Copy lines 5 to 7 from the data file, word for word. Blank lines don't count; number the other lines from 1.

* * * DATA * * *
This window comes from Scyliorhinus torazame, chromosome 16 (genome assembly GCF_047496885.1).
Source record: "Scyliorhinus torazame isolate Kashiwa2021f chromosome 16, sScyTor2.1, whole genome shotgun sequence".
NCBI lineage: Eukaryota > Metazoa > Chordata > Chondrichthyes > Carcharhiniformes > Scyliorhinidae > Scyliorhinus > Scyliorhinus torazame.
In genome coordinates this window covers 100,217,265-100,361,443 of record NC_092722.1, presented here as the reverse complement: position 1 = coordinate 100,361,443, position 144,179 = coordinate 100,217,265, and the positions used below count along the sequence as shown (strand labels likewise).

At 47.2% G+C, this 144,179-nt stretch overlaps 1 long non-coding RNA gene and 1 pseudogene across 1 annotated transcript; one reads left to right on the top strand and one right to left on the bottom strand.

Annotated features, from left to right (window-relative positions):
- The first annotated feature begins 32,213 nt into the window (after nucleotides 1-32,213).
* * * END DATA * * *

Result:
At 47.2% G+C, this 144,179-nt stretch overlaps 1 long non-coding RNA gene and 1 pseudogene across 1 annotated transcript; one reads left to right on the top strand and one right to left on the bottom strand.

Annotated features, from left to right (window-relative positions):
- The first annotated feature begins 32,213 nt into the window (after nucleotides 1-32,213).